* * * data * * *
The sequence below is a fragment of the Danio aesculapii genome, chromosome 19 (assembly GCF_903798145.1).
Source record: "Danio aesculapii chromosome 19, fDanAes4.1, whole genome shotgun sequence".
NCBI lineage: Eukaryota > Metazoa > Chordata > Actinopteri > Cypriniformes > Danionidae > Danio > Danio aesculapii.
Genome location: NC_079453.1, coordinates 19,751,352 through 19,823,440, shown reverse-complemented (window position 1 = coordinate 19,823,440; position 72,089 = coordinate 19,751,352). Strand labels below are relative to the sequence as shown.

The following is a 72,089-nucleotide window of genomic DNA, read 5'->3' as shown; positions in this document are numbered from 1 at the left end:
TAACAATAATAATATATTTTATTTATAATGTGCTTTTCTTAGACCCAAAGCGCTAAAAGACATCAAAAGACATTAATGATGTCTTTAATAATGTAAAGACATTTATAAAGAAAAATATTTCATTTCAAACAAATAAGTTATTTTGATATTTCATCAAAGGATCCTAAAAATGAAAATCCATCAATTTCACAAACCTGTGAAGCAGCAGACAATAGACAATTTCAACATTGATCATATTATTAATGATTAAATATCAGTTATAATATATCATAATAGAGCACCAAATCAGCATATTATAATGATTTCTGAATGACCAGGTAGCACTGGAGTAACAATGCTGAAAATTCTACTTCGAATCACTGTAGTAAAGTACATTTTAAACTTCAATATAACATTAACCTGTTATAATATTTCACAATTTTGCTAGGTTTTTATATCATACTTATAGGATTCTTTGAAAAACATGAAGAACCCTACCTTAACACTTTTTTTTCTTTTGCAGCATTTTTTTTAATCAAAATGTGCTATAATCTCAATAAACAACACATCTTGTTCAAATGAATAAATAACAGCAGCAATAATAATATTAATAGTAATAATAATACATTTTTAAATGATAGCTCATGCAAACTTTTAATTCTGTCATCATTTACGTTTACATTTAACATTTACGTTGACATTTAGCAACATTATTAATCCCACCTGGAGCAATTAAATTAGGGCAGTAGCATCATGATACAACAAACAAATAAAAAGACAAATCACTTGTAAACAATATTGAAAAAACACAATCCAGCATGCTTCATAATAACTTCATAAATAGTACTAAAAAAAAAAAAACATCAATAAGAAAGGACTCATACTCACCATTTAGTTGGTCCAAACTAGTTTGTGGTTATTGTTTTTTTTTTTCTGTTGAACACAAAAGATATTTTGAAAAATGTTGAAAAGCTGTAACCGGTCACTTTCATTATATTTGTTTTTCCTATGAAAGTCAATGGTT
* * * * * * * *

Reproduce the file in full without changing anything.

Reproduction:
The sequence below is a fragment of the Danio aesculapii genome, chromosome 19 (assembly GCF_903798145.1).
Source record: "Danio aesculapii chromosome 19, fDanAes4.1, whole genome shotgun sequence".
NCBI lineage: Eukaryota > Metazoa > Chordata > Actinopteri > Cypriniformes > Danionidae > Danio > Danio aesculapii.
Genome location: NC_079453.1, coordinates 19,751,352 through 19,823,440, shown reverse-complemented (window position 1 = coordinate 19,823,440; position 72,089 = coordinate 19,751,352). Strand labels below are relative to the sequence as shown.

The following is a 72,089-nucleotide window of genomic DNA, read 5'->3' as shown; positions in this document are numbered from 1 at the left end:
TAACAATAATAATATATTTTATTTATAATGTGCTTTTCTTAGACCCAAAGCGCTAAAAGACATCAAAAGACATTAATGATGTCTTTAATAATGTAAAGACATTTATAAAGAAAAATATTTCATTTCAAACAAATAAGTTATTTTGATATTTCATCAAAGGATCCTAAAAATGAAAATCCATCAATTTCACAAACCTGTGAAGCAGCAGACAATAGACAATTTCAACATTGATCATATTATTAATGATTAAATATCAGTTATAATATATCATAATAGAGCACCAAATCAGCATATTATAATGATTTCTGAATGACCAGGTAGCACTGGAGTAACAATGCTGAAAATTCTACTTCGAATCACTGTAGTAAAGTACATTTTAAACTTCAATATAACATTAACCTGTTATAATATTTCACAATTTTGCTAGGTTTTTATATCATACTTATAGGATTCTTTGAAAAACATGAAGAACCCTACCTTAACACTTTTTTTTCTTTTGCAGCATTTTTTTTAATCAAAATGTGCTATAATCTCAATAAACAACACATCTTGTTCAAATGAATAAATAACAGCAGCAATAATAATATTAATAGTAATAATAATACATTTTTAAATGATAGCTCATGCAAACTTTTAATTCTGTCATCATTTACGTTTACATTTAACATTTACGTTGACATTTAGCAACATTATTAATCCCACCTGGAGCAATTAAATTAGGGCAGTAGCATCATGATACAACAAACAAATAAAAAGACAAATCACTTGTAAACAATATTGAAAAAACACAATCCAGCATGCTTCATAATAACTTCATAAATAGTACTAAAAAAAAAAAAACATCAATAAGAAAGGACTCATACTCACCATTTAGTTGGTCCAAACTAGTTTGTGGTTATTGTTTTTTTTTTTCTGTTGAACACAAAAGATATTTTGAAAAATGTTGAAAAGCTGTAACCGGTCACTTTCATTATATTTGTTTTTCCTATGAAAGTCAATGGTT